Porsche's Type 64 Didn't Sell Because Of A Weird Screwup At The Auction (Updated)

Photo: RM Sotheby’s
Photo: RM Sotheby’s

There were multiple press releases. There was a highly produced video. There was a Chris Harris Top Gear video. The hype generated for the auction of the only remaining Porsche Type 64 made it basically the Supra of the auction world. So last night, when a weird blunder deflated that hype and triggered a no sale, it was surprising.


The Type 64 is the car that connects Volkswagen to Porsche, designed under Adolf Hitler’s direction for a Berlin to Rome road rally. It’s a weird and unique piece of automotive history, with only three built and one surviving. As a result, the last Type 64 was expected to fetch around $20 million.


But, according to Bloomberg, the auctioneer opened the bidding at $30 million. Within a few bids, the price rocketed to $70 million! That price would make it the most expensive car ever sold, handily beating out the $48.4 million Ferrari GTO. That is, of course, if anyone had actually bid that much.

In a confusing turn of events, the auctioneer announced corrected himself. Despite the bids appearing on the screen as $30 million, $40 million and eventually $70 million, the actual bids started at $13 million. The top bid was for $17 million, not $70 million.

According to the Bloomberg story, no one really knew if this had been a surprising mistake from one of the most prestigious auction houses or a weird attempt at a joke to build more hype. Either way, it didn’t sit well with the audience.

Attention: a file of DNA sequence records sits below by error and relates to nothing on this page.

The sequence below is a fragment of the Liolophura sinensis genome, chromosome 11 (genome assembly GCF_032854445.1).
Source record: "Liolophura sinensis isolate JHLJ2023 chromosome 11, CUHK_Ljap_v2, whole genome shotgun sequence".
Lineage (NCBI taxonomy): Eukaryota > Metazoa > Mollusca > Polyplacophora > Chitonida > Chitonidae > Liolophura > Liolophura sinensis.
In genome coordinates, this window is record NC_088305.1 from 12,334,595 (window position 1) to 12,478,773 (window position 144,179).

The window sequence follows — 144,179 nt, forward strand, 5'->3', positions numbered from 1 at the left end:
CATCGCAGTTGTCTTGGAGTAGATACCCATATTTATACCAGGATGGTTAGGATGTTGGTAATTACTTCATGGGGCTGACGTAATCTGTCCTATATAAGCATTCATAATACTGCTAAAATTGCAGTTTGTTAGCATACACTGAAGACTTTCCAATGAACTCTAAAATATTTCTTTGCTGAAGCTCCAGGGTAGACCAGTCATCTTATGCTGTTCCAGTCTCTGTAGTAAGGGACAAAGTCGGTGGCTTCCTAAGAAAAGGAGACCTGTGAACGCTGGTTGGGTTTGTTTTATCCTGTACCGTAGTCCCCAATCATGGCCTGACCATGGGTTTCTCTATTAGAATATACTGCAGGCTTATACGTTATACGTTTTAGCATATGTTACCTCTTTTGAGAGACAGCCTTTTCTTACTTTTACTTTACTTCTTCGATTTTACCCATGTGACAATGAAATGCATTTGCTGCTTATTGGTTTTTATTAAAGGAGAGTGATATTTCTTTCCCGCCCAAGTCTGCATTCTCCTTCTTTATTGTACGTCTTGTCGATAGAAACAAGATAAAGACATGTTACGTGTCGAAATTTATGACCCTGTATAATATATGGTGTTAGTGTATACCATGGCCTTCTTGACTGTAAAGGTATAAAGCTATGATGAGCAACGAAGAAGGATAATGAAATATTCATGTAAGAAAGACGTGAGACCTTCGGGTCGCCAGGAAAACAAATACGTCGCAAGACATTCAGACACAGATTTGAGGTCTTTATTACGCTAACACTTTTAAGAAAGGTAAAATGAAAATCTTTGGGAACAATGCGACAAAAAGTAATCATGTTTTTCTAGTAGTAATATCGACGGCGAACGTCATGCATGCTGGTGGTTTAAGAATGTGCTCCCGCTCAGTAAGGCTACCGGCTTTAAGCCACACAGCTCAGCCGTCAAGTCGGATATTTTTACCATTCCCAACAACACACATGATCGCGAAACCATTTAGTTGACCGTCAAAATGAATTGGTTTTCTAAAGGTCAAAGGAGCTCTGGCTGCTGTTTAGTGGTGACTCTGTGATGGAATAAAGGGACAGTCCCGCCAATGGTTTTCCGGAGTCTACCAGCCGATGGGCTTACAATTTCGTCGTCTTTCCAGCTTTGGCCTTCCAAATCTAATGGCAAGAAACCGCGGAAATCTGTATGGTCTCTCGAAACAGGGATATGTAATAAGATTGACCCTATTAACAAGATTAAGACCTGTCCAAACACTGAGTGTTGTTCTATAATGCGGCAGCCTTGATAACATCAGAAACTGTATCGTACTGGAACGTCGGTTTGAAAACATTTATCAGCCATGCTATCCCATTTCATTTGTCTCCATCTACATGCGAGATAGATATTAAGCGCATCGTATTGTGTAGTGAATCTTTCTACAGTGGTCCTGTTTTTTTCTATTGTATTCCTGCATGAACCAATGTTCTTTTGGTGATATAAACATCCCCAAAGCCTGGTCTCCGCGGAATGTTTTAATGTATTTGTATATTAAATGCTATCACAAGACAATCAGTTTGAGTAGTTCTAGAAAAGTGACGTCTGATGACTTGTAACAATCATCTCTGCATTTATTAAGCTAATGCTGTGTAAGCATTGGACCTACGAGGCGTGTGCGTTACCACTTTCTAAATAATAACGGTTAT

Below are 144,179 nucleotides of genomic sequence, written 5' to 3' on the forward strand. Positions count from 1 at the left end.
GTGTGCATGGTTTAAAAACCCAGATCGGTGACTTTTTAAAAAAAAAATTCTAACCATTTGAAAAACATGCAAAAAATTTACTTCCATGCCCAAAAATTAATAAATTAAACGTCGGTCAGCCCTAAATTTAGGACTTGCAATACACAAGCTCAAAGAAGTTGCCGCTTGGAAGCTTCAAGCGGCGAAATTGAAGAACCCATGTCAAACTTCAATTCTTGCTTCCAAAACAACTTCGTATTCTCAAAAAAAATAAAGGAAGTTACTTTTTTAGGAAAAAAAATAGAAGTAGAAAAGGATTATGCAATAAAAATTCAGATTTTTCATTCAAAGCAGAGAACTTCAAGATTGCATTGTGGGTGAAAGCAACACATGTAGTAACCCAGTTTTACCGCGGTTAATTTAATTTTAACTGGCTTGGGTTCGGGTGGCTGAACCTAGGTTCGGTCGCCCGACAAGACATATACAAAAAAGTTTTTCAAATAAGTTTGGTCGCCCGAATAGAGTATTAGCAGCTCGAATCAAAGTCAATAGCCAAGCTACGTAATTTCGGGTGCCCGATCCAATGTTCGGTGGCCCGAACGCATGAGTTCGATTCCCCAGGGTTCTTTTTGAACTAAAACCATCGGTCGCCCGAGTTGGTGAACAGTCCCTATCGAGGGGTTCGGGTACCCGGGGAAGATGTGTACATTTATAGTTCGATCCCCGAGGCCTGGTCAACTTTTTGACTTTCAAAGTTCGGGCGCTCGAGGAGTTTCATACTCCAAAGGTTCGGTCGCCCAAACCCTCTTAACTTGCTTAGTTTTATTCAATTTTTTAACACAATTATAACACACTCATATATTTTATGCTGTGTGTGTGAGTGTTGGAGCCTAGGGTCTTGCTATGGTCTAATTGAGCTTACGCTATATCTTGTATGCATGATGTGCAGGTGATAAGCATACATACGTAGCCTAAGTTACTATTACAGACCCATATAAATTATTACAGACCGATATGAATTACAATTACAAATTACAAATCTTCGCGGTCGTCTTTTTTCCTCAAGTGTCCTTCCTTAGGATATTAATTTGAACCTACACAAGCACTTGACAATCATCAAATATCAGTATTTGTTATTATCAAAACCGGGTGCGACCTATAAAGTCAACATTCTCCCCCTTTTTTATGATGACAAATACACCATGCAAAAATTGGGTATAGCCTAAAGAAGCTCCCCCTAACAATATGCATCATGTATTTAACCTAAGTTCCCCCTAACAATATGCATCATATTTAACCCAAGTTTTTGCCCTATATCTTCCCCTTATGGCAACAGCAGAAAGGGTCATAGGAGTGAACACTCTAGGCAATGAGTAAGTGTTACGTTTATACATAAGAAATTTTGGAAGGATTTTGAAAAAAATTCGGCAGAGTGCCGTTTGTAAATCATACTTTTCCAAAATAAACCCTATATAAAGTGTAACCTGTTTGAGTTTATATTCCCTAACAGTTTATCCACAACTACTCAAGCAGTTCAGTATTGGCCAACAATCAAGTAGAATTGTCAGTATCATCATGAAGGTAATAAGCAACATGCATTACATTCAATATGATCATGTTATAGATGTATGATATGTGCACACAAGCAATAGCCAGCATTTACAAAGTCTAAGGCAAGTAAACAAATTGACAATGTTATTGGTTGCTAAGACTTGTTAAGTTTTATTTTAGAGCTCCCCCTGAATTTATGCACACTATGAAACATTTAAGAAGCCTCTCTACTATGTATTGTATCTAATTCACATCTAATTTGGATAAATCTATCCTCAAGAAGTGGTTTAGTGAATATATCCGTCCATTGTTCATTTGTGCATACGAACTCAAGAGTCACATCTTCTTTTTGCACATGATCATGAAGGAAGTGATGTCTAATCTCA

After a lot of confusion and doubt as to whether they had been purposely tricked, there wasn’t a lot of interest in further bidding. No one came forward to top the $17 million bid, so the auction ended there. It appears as though that didn’t meet the reserve, as the car is still listed for sale. A video by an auction goer captured the whole mess:

Update: RM Sotheby’s provided the following statement:

We have been honored to present a car that holds such significance to automotive history as the 1939 Porsche Type 64. It has been an incredible journey in the lead up to Monterey as we were given the opportunity to share the genesis of one of the hobby’s most legendary brands with the world and work with renowned enthusiasts in the Porsche community. It is difficult to put a price on such a unique and historically significant artefact, and despite interest from discerning collectors, we were unable to reach common ground between seller and buyer on the night.

As bidding opened on the Type 64, increments were mistakenly overheard and displayed on the screen, causing unfortunate confusion in the room. This was in no way a joke or prank on behalf of anyone at RM Sotheby’s, rather an unfortunate misunderstanding amplified by excitement in the room. The auction was not canceled. The car reached a high bid of $17 million.


So after all of that excitement, the Type 64 auction reached a weird and unsatisfying ending. 

Mack Hogan is Jalopnik's Weekend Editor, but you may know him from his role as CNBC's car critic or his brave (and maligned) takes on Twitter. Most people agree that you shouldn't listen to him.



I specifically instructed my butler to put an opening bid in at twenty-five million, regardless of what the bidding was up to...somehow I just knew that rapscallion would truss it up! Huntington will be sternly reprimanded once I get back to my modest 78,000 sq ft country estate after sailing my 200ft motor yacht in the Maldives.

Good help is getting harder to find these days.